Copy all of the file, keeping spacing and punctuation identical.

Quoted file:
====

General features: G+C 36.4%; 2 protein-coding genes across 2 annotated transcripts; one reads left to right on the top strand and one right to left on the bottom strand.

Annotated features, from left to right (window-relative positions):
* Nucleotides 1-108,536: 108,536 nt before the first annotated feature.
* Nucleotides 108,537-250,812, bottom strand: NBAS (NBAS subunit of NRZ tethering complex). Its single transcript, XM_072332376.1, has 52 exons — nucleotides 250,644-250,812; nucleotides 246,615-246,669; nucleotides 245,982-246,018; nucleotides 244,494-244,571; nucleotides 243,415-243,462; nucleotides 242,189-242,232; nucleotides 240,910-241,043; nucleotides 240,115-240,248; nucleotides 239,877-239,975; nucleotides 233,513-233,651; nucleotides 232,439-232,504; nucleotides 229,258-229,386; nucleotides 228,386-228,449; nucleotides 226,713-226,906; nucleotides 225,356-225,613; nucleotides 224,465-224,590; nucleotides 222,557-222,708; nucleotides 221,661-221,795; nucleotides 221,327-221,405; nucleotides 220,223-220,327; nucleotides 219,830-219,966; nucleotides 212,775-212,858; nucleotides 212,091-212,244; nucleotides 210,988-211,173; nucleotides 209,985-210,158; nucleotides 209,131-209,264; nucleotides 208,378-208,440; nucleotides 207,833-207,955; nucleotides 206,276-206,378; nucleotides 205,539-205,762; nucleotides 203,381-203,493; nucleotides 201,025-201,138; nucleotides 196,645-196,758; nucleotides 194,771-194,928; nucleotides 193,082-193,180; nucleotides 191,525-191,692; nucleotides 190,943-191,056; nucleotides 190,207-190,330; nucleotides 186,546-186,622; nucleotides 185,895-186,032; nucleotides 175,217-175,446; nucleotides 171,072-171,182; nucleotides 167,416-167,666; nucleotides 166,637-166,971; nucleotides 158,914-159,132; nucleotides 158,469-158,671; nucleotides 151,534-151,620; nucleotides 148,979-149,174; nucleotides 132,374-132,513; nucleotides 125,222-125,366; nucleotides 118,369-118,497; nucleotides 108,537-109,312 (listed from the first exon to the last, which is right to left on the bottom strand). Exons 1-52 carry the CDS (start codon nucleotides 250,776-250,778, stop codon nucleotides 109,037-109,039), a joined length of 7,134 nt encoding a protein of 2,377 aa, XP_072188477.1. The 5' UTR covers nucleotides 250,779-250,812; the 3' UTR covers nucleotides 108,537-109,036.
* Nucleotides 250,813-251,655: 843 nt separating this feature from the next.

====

General features: G+C 36.4%; 2 protein-coding genes across 2 annotated transcripts; one reads left to right on the top strand and one right to left on the bottom strand.

Annotated features, from left to right (window-relative positions):
* Nucleotides 1-108,536: 108,536 nt before the first annotated feature.
* Nucleotides 108,537-250,812, bottom strand: NBAS (NBAS subunit of NRZ tethering complex). Its single transcript, XM_072332376.1, has 52 exons — nucleotides 250,644-250,812; nucleotides 246,615-246,669; nucleotides 245,982-246,018; nucleotides 244,494-244,571; nucleotides 243,415-243,462; nucleotides 242,189-242,232; nucleotides 240,910-241,043; nucleotides 240,115-240,248; nucleotides 239,877-239,975; nucleotides 233,513-233,651; nucleotides 232,439-232,504; nucleotides 229,258-229,386; nucleotides 228,386-228,449; nucleotides 226,713-226,906; nucleotides 225,356-225,613; nucleotides 224,465-224,590; nucleotides 222,557-222,708; nucleotides 221,661-221,795; nucleotides 221,327-221,405; nucleotides 220,223-220,327; nucleotides 219,830-219,966; nucleotides 212,775-212,858; nucleotides 212,091-212,244; nucleotides 210,988-211,173; nucleotides 209,985-210,158; nucleotides 209,131-209,264; nucleotides 208,378-208,440; nucleotides 207,833-207,955; nucleotides 206,276-206,378; nucleotides 205,539-205,762; nucleotides 203,381-203,493; nucleotides 201,025-201,138; nucleotides 196,645-196,758; nucleotides 194,771-194,928; nucleotides 193,082-193,180; nucleotides 191,525-191,692; nucleotides 190,943-191,056; nucleotides 190,207-190,330; nucleotides 186,546-186,622; nucleotides 185,895-186,032; nucleotides 175,217-175,446; nucleotides 171,072-171,182; nucleotides 167,416-167,666; nucleotides 166,637-166,971; nucleotides 158,914-159,132; nucleotides 158,469-158,671; nucleotides 151,534-151,620; nucleotides 148,979-149,174; nucleotides 132,374-132,513; nucleotides 125,222-125,366; nucleotides 118,369-118,497; nucleotides 108,537-109,312 (listed from the first exon to the last, which is right to left on the bottom strand). Exons 1-52 carry the CDS (start codon nucleotides 250,776-250,778, stop codon nucleotides 109,037-109,039), a joined length of 7,134 nt encoding a protein of 2,377 aa, XP_072188477.1. The 5' UTR covers nucleotides 250,779-250,812; the 3' UTR covers nucleotides 108,537-109,036.
* Nucleotides 250,813-251,655: 843 nt separating this feature from the next.